First brain-chip patient playing online chess demonstrated by Musk’s Neuralink

First brain-chip patient playing online chess demonstrated by Musk's Neuralink
First brain-chip patient playing online chess demonstrated by Musk's Neuralink

Elon Musk’s brain-chip company Neuralink streamed live from its first implanted patient using a gadget to play online chess

Neuralink, Elon Musk’s brain-chip business, livestreamed its first implanted patient using a chip to play online chess, on Wednesday.

After a diving accident left him paralyzed below the shoulder, 29-year-old patient Noland Arbaugh used the Neuralink device to move the cursor while playing chess on his laptop. The goal of the implant is to allow users to use only their thoughts to control a computer’s keyboard or cursor.

According to Musk’s statement from last month, Arbaugh was able to operate a computer mouse with his thoughts after receiving an implant from the business in January.

Regarding the implant operation, Arbaugh remarked, “The surgery was super easy,” in the video that was live on Musk’s social media platform X. “I was discharged from the hospital the very next day. I don’t have any cognitive disabilities. Arbaugh stated, “I had pretty much given up playing that game [Civilization VI]. You guys (Neuralink) gave me the chance to do that again and played for eight hours straight.”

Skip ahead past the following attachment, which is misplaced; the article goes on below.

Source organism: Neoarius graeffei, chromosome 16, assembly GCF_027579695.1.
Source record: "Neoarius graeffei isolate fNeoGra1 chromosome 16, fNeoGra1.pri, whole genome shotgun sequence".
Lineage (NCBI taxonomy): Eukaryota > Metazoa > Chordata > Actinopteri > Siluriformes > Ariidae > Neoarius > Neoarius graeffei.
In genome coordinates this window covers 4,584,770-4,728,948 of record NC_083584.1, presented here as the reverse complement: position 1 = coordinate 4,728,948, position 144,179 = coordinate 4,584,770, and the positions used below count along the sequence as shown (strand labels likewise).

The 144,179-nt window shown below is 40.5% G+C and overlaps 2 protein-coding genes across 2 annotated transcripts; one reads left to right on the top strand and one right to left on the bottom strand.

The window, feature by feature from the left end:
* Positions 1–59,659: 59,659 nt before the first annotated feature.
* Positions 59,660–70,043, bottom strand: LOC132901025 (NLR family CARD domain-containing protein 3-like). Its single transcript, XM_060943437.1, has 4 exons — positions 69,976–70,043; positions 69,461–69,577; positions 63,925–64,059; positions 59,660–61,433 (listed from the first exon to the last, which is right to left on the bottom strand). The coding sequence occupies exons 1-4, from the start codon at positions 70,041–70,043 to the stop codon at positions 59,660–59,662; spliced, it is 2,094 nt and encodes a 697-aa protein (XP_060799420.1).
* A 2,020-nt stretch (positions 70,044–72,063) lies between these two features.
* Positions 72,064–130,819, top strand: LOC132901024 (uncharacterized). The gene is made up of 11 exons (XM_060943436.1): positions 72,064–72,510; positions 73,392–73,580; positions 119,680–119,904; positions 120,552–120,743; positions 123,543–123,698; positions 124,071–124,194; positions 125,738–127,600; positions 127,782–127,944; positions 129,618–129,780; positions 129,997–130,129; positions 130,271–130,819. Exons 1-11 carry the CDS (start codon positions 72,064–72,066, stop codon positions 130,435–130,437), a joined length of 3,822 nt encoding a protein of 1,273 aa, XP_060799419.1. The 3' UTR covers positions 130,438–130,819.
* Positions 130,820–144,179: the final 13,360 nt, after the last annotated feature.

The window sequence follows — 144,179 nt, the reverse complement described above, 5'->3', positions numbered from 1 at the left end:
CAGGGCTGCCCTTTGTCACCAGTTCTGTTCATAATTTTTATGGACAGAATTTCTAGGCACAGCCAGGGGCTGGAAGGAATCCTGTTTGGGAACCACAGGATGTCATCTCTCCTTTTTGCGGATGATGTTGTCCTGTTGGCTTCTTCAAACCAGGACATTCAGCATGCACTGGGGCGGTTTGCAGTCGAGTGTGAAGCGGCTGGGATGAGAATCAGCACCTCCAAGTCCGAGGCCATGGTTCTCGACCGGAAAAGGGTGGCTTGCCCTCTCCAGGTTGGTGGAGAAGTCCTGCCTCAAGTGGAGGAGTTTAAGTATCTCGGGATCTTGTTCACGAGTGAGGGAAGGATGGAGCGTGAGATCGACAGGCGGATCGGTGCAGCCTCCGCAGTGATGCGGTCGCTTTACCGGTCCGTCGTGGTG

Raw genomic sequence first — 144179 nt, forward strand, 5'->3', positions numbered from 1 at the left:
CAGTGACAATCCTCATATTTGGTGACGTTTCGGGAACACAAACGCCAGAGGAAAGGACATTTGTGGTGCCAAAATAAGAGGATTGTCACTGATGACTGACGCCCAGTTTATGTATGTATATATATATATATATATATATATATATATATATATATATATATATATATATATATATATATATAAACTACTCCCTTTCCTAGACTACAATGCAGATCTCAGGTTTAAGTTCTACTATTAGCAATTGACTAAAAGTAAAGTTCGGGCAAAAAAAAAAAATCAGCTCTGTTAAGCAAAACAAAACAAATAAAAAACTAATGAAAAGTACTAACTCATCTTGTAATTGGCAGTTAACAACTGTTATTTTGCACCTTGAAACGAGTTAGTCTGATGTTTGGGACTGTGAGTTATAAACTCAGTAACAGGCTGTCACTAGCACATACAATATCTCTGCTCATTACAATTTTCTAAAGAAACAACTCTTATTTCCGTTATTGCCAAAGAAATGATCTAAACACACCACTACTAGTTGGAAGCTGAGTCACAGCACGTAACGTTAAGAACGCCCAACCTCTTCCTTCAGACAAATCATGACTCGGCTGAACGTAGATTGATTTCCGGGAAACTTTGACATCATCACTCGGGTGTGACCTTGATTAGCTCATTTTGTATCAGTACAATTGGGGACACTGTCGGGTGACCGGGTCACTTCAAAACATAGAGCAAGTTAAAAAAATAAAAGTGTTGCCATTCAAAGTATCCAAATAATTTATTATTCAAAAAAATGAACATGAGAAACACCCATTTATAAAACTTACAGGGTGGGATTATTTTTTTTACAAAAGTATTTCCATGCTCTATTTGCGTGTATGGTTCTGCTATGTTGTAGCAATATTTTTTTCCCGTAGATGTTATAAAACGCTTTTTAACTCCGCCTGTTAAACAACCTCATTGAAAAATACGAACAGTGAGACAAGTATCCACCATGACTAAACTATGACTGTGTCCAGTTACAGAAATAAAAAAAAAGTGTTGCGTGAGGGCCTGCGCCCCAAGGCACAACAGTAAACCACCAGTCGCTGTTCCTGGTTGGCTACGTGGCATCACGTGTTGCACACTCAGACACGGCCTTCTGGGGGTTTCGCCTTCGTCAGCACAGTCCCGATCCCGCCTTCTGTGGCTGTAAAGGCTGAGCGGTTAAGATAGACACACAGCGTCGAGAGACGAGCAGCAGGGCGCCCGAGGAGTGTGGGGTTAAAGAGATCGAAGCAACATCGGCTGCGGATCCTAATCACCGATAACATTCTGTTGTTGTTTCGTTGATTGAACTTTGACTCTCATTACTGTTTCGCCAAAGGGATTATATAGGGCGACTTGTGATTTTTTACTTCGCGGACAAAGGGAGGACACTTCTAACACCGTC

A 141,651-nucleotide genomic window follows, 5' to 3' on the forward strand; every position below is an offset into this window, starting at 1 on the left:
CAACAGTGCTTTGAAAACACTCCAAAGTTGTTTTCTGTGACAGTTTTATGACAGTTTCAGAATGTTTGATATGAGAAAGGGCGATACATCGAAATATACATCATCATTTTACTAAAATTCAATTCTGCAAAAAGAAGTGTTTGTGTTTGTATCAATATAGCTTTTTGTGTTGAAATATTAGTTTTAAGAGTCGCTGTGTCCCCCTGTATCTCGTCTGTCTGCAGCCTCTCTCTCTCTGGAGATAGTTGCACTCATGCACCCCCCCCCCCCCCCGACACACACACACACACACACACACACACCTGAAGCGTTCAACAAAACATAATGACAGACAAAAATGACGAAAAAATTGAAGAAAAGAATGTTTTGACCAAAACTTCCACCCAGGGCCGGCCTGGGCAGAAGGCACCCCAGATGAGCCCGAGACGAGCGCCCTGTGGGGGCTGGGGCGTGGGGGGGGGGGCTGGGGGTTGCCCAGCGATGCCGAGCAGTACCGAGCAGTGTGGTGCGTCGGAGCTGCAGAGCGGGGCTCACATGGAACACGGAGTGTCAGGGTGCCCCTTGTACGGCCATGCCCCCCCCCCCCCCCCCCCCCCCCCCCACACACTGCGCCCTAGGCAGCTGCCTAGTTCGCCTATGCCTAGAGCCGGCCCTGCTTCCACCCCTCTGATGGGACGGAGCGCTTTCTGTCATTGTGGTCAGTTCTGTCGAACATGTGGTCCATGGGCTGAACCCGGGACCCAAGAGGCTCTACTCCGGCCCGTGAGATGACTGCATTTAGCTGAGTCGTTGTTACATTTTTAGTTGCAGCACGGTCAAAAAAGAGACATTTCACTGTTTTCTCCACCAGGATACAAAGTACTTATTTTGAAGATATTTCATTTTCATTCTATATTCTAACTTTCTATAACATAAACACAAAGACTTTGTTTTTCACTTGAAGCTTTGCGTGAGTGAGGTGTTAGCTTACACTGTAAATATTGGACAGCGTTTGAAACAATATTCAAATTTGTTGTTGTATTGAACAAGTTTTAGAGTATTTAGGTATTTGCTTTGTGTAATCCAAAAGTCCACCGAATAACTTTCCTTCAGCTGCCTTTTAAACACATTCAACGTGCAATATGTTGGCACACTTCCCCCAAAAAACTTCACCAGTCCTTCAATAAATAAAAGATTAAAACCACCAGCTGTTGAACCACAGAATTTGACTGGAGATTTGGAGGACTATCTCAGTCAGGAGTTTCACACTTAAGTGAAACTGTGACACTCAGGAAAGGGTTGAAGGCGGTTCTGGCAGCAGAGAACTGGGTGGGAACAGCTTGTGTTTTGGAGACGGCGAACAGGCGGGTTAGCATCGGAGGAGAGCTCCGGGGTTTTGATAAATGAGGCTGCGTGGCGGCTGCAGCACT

Arbaugh elaborated on his experiences with the new technology, stating that they “have run into some issues” and that it is “not perfect.”

“I don’t want people to think that this is the end of the journey; there’s still a lot of work to be done, but it has already changed my life,” he stated.

Neuralink’s findings, according to Kip Ludwig, the former program director for brain engineering at the National Institutes of Health in the United States, were not a “breakthrough.”

We are still in the very early stages of post-implantation, and both the Neuralink side and the subject side have a lot to learn in order to optimize the amount of information for control that can be attained,” he continued.

Ludwig stated that despite the implant, the patient has benefited by being able to communicate with a computer in a manner that was not possible for them to do before. “It’s certainly a good starting point,” he stated.

Less than a month after the business announced it was allowed to test its brain implants on humans, it was revealed last month that U.S. Food and Drug Administration inspectors discovered issues with record-keeping and quality controls for animal studies at Elon Musk’s Neuralink. When questioned about the FDA inspection, Neuralink remained silent.

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